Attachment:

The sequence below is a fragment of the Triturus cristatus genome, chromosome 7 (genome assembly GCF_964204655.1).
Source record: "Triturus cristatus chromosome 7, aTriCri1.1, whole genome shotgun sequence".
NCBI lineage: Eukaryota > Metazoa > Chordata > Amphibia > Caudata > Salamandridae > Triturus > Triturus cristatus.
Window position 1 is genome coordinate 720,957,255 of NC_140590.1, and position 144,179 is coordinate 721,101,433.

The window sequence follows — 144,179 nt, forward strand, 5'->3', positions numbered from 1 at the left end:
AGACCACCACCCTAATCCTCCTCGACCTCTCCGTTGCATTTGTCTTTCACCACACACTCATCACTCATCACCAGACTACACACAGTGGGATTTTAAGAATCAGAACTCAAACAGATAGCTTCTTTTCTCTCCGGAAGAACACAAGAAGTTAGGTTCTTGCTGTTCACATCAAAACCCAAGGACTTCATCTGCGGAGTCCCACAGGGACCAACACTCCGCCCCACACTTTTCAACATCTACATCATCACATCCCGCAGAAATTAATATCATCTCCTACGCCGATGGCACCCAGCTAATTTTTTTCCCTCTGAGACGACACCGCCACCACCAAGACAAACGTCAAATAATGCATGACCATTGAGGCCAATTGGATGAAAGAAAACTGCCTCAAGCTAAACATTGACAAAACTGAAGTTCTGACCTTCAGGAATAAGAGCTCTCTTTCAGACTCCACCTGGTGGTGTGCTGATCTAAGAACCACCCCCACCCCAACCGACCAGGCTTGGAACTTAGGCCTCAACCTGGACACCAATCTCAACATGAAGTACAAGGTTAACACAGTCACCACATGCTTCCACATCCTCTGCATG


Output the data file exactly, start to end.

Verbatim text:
The sequence below is a fragment of the Triturus cristatus genome, chromosome 7 (genome assembly GCF_964204655.1).
Source record: "Triturus cristatus chromosome 7, aTriCri1.1, whole genome shotgun sequence".
NCBI lineage: Eukaryota > Metazoa > Chordata > Amphibia > Caudata > Salamandridae > Triturus > Triturus cristatus.
Window position 1 is genome coordinate 720,957,255 of NC_140590.1, and position 144,179 is coordinate 721,101,433.

The window sequence follows — 144,179 nt, forward strand, 5'->3', positions numbered from 1 at the left end:
AGACCACCACCCTAATCCTCCTCGACCTCTCCGTTGCATTTGTCTTTCACCACACACTCATCACTCATCACCAGACTACACACAGTGGGATTTTAAGAATCAGAACTCAAACAGATAGCTTCTTTTCTCTCCGGAAGAACACAAGAAGTTAGGTTCTTGCTGTTCACATCAAAACCCAAGGACTTCATCTGCGGAGTCCCACAGGGACCAACACTCCGCCCCACACTTTTCAACATCTACATCATCACATCCCGCAGAAATTAATATCATCTCCTACGCCGATGGCACCCAGCTAATTTTTTTCCCTCTGAGACGACACCGCCACCACCAAGACAAACGTCAAATAATGCATGACCATTGAGGCCAATTGGATGAAAGAAAACTGCCTCAAGCTAAACATTGACAAAACTGAAGTTCTGACCTTCAGGAATAAGAGCTCTCTTTCAGACTCCACCTGGTGGTGTGCTGATCTAAGAACCACCCCCACCCCAACCGACCAGGCTTGGAACTTAGGCCTCAACCTGGACACCAATCTCAACATGAAGTACAAGGTTAACACAGTCACCACATGCTTCCACATCCTCTGCATG